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Editorial: No more fixer-uppers

Published: March 20, 2009
Section: Opinions


This January, the new Ridgewood dorms opened after over a year of construction. Lucky study abroad returnees and Charles River transplants became the first group of Brandeis students to experience palatial campus living at its best. There’s no doubt that Ridgewood is the dwelling du jour for Brandeis students.

Unfortunately, fewer than 200 students in any given year will have the opportunity to appreciate the university’s new construction. The majority of the upper class population will find themselves living in buildings that are approaching their expiration dates.

Though finances are tight, housing must be made a priority. The new business major and the Justice Brandeis Semester will fail to recruit more intelligent and interesting applicants if these academic opportunities are not matched with better living conditions. When it comes to college admissions, it can be a meal or bedroom that tips the scales.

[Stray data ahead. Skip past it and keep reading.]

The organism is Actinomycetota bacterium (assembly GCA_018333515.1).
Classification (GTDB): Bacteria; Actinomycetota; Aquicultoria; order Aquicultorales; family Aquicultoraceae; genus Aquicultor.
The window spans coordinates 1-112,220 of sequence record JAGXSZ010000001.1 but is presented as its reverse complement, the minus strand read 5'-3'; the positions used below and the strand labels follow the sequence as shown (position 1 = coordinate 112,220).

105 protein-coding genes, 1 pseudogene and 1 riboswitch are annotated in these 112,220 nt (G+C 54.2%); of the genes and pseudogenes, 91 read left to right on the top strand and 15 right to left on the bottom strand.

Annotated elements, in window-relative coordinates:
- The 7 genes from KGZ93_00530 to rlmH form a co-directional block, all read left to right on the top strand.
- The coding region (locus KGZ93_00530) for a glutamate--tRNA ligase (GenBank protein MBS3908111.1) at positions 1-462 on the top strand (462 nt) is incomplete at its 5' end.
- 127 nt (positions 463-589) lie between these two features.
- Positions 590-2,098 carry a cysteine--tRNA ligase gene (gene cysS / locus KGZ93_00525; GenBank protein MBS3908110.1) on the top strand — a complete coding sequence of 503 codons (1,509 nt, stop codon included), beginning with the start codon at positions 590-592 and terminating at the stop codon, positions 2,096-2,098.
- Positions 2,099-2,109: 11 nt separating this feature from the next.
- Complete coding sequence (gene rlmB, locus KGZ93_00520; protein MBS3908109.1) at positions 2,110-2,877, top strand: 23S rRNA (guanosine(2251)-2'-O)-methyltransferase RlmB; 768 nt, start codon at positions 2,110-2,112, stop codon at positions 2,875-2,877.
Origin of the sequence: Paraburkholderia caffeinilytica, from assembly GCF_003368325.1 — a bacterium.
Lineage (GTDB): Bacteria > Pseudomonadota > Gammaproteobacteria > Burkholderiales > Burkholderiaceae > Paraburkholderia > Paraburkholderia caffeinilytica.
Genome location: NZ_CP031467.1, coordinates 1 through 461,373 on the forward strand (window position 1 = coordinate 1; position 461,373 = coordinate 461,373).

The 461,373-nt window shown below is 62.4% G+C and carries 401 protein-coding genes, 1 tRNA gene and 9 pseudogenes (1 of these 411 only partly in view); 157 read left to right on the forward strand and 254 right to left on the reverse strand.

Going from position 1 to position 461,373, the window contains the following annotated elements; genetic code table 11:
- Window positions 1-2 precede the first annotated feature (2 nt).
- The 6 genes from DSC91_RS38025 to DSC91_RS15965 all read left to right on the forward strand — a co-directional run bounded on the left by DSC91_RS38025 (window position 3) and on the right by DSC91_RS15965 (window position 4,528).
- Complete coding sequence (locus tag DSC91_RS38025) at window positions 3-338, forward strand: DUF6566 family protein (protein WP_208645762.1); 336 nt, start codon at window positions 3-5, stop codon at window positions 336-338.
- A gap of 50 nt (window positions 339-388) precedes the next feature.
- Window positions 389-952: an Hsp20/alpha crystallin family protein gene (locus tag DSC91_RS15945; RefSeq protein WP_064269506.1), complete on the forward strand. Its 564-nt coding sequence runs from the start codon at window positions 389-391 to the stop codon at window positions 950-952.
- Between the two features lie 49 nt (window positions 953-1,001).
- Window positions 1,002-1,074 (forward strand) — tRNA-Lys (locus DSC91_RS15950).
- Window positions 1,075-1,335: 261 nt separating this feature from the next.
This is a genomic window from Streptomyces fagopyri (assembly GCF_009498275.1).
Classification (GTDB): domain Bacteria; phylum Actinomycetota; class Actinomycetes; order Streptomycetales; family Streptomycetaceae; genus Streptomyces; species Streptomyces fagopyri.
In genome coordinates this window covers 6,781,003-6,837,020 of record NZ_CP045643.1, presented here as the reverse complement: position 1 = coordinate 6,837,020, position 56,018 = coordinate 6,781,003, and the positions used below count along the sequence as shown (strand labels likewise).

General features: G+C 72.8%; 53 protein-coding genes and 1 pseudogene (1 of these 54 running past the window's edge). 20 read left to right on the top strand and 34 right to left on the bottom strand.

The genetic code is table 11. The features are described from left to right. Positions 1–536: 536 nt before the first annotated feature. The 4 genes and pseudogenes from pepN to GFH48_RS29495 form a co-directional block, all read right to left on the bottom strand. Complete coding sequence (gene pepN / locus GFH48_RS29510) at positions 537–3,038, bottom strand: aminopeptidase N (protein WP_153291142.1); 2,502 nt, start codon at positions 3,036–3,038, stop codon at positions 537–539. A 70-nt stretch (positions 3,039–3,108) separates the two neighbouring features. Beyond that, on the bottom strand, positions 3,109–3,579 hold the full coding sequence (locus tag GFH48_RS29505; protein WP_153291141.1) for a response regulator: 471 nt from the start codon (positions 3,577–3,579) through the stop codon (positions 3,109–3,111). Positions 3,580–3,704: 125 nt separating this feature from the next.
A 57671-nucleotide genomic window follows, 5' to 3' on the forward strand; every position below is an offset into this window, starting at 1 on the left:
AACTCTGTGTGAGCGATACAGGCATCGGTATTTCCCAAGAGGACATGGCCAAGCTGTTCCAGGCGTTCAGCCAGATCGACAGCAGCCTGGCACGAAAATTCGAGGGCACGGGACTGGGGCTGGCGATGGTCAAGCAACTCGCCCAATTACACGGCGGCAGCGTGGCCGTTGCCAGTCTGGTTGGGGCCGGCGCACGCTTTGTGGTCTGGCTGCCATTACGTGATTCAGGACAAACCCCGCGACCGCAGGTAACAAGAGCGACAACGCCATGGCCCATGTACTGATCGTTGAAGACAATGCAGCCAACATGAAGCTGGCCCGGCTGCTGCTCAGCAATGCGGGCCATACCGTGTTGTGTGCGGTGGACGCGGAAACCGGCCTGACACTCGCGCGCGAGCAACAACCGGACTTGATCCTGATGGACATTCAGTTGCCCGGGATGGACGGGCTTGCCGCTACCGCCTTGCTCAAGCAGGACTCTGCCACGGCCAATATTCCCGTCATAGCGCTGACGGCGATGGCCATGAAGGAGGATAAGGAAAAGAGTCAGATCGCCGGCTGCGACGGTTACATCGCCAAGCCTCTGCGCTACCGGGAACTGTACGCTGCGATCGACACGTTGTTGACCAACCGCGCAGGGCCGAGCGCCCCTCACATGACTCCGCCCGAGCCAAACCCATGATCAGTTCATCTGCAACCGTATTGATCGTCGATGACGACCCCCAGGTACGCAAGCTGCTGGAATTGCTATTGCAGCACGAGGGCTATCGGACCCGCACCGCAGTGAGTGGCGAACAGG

There is a reason why admissions tours never make a loop around the Charles River apartments. And there is a reason why those tours preview Scheffres rather than East. Furthermore, many of the older buildings on this campus lack acceptable furniture, appliances, or bathroom facilities, not to mention most of them are inaccessible to people with disabilities.

Housing has a profound impact on the sense of campus community and on students’ quality of life. That 300 beds lay empty in Charles River Apartments and the Foster Mods this semester clearly illustrates that for many, quality trumps proximity. There is no doubt that communal life is diminished when more and more students forego campus housing for apartments more distant.

To protect both the Brandeis and Waltham communities, we must commit ourselves to providing adequate housing for the majority of undergraduate students even in this economic climate. This university simply cannot sustain its status as a residential undergraduate college if our housing looks more Soviet than suburban.